On Sunday, Turkish President Recep Tayyip Erdogan won a narrow majority in a national referendum that will transform Turkey’s political system and extend his powers. 58 million people out of a population of 75 million voted in the referendum, with 51.3% voting ‘yes’ to the new measures. This represents a sharp turn away from Turkey’s modern history as a secular democracy.
A pro-government supporter waves a flag depicting the Turkish President at a rally in July 2016 (image: Reuters)
Despite allegations of irregularities and vote tampering, the result looks set to hold and US President Donald Trump called President Erdogan earlier this week to congratulate him on his success. The victory will see Turkey transition from a parliamentary system to a presidential one, shifting democratic power into the hands of Erdogan, who could potentially remain in power until 2029. The secular elite in Turkey are devastated by the result, which may see Turkey shift from one of the most open, democratic countries in the region to an Eastward looking dictatorship.
The Islamist-aligned Erdogan will surely seize the opportunity presented by this win to further cement his power. He is likely to continue the ‘purge’ that he embarked upon in the wake of the failed coup attempt that took place in July 2016, which has sought to remove political opposition from the ranks of the military and the civil service. Accordingly, Erdogan’s first move after the referendum result was to extend for three months the country’s State of Emergency, which was implemented in the wake of the coup and was due to expire two days later.
The Erdogan regime launched a crackdown against political opposition in the wake of a failed military coup in July 2016 (image: ABC News)
The referendum comes at a time when Turkish relations with the EU are at a low, with Turkey all but abandoning its bid to join the bloc amid rising tensions and hostile rhetoric between EU leaders and Erdogan’s government. Meanwhile Turkey’s position in the Middle East is shifting, as the Islamist outlook of Erdogan’s Freedom and Justice Party (AKP) places his regime more in line with the Arab states than their Western counterparts. His more extreme, autocratic tendencies (such as limiting the freedom of the press, supporting the reintroduction of the death penalty etc.) also echo those elsewhere in the region.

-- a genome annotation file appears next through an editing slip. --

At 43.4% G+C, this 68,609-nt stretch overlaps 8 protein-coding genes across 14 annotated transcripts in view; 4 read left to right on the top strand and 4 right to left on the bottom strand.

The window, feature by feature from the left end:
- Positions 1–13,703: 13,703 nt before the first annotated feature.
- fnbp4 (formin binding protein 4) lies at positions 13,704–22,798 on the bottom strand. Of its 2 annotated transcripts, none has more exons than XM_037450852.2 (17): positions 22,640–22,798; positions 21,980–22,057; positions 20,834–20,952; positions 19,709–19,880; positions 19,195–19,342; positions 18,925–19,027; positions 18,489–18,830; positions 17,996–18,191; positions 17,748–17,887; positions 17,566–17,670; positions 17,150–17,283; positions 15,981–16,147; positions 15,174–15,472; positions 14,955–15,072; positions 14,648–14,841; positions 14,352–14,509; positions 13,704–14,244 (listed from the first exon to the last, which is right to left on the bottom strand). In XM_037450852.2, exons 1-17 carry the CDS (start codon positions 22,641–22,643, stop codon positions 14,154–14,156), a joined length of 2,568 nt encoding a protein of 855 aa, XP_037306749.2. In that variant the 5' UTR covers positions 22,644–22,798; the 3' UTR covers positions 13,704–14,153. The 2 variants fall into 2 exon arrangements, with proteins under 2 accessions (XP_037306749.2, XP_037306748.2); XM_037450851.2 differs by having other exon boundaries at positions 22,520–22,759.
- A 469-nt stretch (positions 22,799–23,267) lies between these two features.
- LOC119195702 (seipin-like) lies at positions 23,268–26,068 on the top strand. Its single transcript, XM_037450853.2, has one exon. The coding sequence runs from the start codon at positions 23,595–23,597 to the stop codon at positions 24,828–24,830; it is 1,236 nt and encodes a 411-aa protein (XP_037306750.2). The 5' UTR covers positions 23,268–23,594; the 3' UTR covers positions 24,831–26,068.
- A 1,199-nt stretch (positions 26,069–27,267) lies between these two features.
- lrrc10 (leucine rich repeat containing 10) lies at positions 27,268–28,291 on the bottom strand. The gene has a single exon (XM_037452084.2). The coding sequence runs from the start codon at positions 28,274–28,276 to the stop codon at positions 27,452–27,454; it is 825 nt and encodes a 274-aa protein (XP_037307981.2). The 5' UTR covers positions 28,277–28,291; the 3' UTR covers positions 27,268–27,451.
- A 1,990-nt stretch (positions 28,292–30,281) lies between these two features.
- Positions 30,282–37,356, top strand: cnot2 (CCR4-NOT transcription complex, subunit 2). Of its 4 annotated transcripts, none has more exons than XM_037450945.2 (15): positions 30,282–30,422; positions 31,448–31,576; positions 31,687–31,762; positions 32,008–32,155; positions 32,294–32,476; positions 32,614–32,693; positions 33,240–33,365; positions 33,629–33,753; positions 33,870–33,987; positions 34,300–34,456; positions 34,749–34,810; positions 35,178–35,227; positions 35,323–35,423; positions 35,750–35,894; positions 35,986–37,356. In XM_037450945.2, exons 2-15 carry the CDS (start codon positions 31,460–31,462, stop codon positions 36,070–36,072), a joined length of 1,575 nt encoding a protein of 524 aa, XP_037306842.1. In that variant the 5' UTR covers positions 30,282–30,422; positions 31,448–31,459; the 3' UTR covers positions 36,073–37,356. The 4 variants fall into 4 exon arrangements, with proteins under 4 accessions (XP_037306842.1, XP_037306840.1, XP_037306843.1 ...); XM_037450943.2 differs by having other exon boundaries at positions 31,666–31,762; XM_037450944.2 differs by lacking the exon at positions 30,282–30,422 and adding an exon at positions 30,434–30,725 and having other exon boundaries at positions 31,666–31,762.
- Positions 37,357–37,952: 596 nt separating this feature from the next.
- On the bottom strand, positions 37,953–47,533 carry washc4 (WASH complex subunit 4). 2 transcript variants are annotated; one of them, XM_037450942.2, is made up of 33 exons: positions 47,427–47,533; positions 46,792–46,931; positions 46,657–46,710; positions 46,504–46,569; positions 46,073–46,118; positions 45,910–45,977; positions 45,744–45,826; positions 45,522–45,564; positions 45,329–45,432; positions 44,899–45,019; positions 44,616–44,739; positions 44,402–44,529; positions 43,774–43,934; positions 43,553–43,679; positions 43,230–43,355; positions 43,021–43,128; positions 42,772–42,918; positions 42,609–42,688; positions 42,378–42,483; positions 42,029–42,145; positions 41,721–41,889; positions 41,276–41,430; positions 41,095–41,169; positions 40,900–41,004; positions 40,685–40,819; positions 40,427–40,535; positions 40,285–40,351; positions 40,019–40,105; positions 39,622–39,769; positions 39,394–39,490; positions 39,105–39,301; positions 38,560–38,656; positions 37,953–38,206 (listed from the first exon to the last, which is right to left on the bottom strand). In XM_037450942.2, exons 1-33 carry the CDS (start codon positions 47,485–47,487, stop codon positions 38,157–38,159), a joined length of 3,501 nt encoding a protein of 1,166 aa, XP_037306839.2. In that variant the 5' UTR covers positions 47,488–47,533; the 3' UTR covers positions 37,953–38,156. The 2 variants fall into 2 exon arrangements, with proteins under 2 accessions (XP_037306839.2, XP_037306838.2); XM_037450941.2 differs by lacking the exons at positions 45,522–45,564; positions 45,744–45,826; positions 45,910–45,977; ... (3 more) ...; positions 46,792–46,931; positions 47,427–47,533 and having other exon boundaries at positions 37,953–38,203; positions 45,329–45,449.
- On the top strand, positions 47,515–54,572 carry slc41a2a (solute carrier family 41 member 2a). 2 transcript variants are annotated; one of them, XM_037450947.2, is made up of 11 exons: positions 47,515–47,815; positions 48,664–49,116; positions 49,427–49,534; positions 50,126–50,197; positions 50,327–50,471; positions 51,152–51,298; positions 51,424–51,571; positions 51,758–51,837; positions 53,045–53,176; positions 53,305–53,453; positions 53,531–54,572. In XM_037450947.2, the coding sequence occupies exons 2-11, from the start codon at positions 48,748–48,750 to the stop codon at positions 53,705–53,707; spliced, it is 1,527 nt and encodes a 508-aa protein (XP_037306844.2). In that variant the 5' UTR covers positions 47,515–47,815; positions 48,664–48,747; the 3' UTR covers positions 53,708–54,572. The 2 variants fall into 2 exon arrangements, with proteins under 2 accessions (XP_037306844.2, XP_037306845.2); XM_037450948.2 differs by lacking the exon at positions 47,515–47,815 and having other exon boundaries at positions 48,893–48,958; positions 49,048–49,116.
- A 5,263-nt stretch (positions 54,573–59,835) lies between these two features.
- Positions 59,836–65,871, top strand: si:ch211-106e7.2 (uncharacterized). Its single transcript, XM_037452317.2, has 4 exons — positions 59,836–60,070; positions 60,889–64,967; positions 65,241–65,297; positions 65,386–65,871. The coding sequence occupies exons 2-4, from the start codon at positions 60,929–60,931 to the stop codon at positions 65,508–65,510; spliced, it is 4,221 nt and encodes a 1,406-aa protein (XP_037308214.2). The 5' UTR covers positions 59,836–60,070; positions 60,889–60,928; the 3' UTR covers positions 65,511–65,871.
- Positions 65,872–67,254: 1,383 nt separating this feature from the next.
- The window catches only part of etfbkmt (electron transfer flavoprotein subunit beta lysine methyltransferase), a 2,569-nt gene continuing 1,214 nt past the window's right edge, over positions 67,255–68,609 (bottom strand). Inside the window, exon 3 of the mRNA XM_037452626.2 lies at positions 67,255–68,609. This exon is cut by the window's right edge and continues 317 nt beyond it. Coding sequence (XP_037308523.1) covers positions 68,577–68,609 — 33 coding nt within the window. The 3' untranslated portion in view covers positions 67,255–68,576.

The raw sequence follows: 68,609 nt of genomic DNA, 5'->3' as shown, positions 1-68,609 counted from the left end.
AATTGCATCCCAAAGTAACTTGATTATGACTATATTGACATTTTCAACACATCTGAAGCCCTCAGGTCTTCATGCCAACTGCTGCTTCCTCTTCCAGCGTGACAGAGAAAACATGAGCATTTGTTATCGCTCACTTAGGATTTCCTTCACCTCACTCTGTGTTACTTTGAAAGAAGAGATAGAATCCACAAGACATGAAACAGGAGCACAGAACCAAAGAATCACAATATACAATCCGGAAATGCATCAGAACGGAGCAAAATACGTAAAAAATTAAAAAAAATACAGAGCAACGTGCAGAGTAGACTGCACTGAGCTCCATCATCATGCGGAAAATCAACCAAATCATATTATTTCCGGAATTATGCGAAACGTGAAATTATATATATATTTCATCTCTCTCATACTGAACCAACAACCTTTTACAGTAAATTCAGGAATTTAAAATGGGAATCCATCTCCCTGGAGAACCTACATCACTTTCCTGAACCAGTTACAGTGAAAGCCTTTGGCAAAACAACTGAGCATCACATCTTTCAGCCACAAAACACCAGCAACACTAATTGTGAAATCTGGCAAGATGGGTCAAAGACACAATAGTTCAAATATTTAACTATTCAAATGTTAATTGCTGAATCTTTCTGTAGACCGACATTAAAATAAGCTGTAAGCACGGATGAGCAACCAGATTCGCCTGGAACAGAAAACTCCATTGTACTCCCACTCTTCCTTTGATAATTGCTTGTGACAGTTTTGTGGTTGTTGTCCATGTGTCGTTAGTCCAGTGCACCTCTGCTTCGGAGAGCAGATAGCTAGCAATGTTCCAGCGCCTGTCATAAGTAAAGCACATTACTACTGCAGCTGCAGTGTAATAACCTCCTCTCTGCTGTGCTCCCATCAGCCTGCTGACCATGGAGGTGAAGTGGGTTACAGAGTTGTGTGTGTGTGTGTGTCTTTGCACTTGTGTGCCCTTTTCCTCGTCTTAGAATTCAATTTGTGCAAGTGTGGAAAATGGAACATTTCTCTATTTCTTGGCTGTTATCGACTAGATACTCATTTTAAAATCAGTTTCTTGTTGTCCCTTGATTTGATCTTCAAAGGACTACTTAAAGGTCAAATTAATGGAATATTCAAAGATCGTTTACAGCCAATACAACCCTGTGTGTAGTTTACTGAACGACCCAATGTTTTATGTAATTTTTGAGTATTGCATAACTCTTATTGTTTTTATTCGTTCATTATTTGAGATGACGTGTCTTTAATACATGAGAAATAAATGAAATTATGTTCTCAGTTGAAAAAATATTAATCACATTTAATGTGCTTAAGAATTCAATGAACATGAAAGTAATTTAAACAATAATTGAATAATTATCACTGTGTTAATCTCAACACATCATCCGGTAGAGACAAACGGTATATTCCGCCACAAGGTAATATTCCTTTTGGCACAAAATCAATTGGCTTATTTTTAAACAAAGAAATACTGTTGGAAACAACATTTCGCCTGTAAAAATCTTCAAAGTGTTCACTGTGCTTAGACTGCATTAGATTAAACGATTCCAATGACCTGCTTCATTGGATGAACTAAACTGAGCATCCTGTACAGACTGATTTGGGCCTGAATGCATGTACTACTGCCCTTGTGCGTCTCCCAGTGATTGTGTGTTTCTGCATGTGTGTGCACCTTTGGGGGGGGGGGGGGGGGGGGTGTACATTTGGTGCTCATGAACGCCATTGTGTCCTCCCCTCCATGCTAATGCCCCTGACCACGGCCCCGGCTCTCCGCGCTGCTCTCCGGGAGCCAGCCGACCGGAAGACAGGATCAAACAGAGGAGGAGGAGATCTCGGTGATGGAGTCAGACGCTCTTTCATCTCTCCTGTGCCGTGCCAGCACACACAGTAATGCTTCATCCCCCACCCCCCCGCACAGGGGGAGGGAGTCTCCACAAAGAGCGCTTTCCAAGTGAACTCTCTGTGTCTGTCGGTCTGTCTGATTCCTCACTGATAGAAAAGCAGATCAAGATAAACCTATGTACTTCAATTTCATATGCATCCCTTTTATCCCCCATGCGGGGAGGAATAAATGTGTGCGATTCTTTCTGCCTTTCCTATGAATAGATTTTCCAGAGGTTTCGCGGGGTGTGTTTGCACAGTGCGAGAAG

Turkey has also reached a rapprochement with Russia in recent months. The two states had previously bickered over the future of Syria, with the Kremlin steadfastly backing the Assad regime while Ankara insisted he must go. The two sides have shown increasing signs of working together to reach a compromise on Syria, presumably driven by the Erdogan government’s concern over growing Kurdish autonomy in parts of norther Syria and Iraq, where Kurdish forces have played a key role in the fight against the so-called Islamic State.
In January 2016, Turkey, Russia and Iran brokered negotiations on the Syrian conflict in Kazakhstan, representing a new phase in Turkish-Russian relations (image: Al Jazeera)
Internally, Turkey has faced a spate of terror attacks in recent months that have been claimed by the so-called Islamic State and Kurdish militant groups. These have included the high-profile shooting of 39 people in an Istanbul nightclub on New Year’s Eve and a bomb attack that took place earlier in April 2017 in the country’s south. This shows how both internal tensions and wider regional conflicts are threatening the safety of Turks across the country – a dynamic that has arguably helped President Erdogan to justify his expansion of power.
Tributes are paid to the victims of the Reina nightclub attack in Istanbul – one of many attacks to take place in Turkey in the last year (image: Yahoo)
What the future holds for Turkey is, as yet, unclear. But one thing that is certain is that the referendum result marks a new chapter in Turkish history, as the country moves away from its secular, democratic past towards a more uncertain, autocratic future against the backdrop of internal instability, a divided Europe and a conflict-ridden Middle East.